Chemical form of selenium in naturally selenium-rich lentils (Lens culinaris L.) from Saskatchewan

TitleChemical form of selenium in naturally selenium-rich lentils (Lens culinaris L.) from Saskatchewan
AuthorsThavarajah Dil, Vandenberg Albert, George Graham N, Pickering Ingrid J
TypeJournal Article
JournalJournal of agricultural and food chemistry
Journal AbbreviationJ. Agric. Food Chem.
Language Abbreng
Publication Date2007 Sep 5
Publication ModelPrint-Electronic
Journal CountryUnited States


<p>Lentils (Lens culinaris L.) are a source of many essential dietary components and trace elements for human health. In this study we show that lentils grown in the Canadian prairies are additionally enriched in selenium, an essential micronutrient needed for general well-being, including a healthy immune system and protection against cancer. Selenium K near-edge X-ray absorption spectroscopy (XAS) has been used to examine the selenium biochemistry of two lentil cultivars grown in various locations in Saskatchewan, Canada. We observe significant variations in total selenium concentration with geographic location and cultivar; however, almost all the selenium (86-95%) in these field-grown lentils is present as organic selenium modeled as selenomethionine with a small component (5-14%) as selenate. As the toxicities of certain forms of arsenic and selenium are antagonistic, selenium-rich lentils may have a pivotal role to play in alleviating the chronic arsenic poisoning in Bangladesh.</p>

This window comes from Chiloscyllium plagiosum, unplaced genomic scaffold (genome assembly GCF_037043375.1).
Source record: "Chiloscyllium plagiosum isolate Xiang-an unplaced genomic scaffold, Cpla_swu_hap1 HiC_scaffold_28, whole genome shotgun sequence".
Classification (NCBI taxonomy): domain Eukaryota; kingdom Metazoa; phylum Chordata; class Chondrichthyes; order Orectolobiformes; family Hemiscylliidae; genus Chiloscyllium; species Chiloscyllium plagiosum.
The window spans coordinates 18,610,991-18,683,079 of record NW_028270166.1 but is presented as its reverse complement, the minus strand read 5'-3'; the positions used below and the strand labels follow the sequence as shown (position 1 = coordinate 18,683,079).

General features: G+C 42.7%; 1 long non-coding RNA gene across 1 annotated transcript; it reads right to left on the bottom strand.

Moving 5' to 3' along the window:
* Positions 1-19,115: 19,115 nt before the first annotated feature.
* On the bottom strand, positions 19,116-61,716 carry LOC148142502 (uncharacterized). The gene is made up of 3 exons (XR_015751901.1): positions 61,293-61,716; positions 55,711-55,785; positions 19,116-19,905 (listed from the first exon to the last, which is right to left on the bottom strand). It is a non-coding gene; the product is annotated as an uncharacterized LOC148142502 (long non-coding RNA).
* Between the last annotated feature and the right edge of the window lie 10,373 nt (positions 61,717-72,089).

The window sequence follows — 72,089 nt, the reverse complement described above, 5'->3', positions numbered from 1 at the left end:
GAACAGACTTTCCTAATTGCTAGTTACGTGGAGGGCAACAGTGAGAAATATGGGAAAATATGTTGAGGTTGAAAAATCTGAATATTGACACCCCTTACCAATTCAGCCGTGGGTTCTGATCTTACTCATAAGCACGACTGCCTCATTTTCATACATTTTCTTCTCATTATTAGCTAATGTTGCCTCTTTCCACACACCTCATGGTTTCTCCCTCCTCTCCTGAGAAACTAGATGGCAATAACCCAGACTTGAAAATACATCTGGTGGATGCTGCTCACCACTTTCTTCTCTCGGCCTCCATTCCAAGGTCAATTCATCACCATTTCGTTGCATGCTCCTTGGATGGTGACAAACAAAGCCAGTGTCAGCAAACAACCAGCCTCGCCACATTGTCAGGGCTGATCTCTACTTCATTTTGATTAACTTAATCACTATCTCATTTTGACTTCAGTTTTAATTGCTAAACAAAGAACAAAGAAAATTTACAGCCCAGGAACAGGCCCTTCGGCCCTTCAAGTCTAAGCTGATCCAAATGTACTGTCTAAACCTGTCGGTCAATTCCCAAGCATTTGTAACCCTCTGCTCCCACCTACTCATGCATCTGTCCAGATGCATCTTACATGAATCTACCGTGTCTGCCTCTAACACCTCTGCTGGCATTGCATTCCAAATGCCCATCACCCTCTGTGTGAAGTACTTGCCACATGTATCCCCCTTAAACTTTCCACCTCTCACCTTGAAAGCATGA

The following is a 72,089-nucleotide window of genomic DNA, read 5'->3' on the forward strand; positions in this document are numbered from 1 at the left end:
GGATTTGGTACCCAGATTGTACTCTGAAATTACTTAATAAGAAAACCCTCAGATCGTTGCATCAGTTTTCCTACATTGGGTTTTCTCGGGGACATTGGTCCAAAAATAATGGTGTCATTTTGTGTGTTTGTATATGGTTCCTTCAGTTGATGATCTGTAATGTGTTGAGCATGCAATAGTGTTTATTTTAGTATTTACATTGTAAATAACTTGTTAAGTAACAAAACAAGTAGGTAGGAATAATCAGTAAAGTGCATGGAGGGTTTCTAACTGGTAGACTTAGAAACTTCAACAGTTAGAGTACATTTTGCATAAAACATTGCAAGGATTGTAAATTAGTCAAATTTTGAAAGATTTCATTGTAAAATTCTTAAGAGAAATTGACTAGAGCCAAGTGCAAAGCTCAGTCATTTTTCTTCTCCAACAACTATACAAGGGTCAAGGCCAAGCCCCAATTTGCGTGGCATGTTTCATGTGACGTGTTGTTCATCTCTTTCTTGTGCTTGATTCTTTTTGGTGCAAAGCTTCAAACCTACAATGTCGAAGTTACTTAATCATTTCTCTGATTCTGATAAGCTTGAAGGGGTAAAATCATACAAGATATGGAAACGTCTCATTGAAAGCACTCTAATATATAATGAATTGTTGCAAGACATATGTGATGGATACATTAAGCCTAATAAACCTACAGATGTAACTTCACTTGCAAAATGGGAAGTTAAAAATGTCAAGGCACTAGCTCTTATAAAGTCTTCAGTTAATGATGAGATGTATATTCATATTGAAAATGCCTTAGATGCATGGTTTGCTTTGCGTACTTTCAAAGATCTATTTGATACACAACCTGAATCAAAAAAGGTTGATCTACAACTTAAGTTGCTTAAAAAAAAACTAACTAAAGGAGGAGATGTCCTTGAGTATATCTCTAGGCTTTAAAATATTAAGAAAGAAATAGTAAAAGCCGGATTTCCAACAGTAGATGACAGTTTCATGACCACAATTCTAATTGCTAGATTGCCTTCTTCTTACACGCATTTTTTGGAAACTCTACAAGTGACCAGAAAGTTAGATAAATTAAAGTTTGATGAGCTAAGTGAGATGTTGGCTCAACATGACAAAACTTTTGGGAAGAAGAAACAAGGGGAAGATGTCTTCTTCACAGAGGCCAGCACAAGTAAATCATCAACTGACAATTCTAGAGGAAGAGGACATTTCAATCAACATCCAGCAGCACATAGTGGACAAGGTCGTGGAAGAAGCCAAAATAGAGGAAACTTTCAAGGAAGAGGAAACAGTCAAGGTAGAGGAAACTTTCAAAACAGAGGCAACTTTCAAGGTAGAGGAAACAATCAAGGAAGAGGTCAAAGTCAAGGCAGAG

Thavarajah D, Vandenberg A, George GN, Pickering IJ. Chemical form of selenium in naturally selenium-rich lentils (Lens culinaris L.) from Saskatchewan. Journal of agricultural and food chemistry. 2007 Sep 5; 55(18):7337-41.

Related Species
Related Species 

Lentil (Lens culinaris Medik.) is an important pulse crop with annual production of 3-4 Mt across 70 countries (Cubero et al. 2009. DOI 10.1079/9781845934873.0000; pg. 13). Lentils are a good source of protein, carbohydrates, micronutrients and vitamins for human nutrition and is consumed in more than 120 countries. Furthermore, their small seed size and flat shape make them relatively quick cooking and easily decorticated compared to most other grain legumes (Sharpe et al. 2013. BMC Genomics. DOI 10.1186/1471-2164-14-192). The Lentil plant has a bushy growth habit with a height of about 40 cm; the seeds are lens-shaped and usually grow two per pod. ... [more]

Cross References
This publication is also available in the following databases:
PMID: PubMedPMID:17685630
Research Area
Research Area 

The objectives of the Pulse Research Group Physiology Program is to investigate whole plant and field responses of crops, particularly pulse crops, to nutrient, water and weather.  To understand and improve yield formation in pulse crops in a warming climate.  To investigate and improve nitrogen ... [more]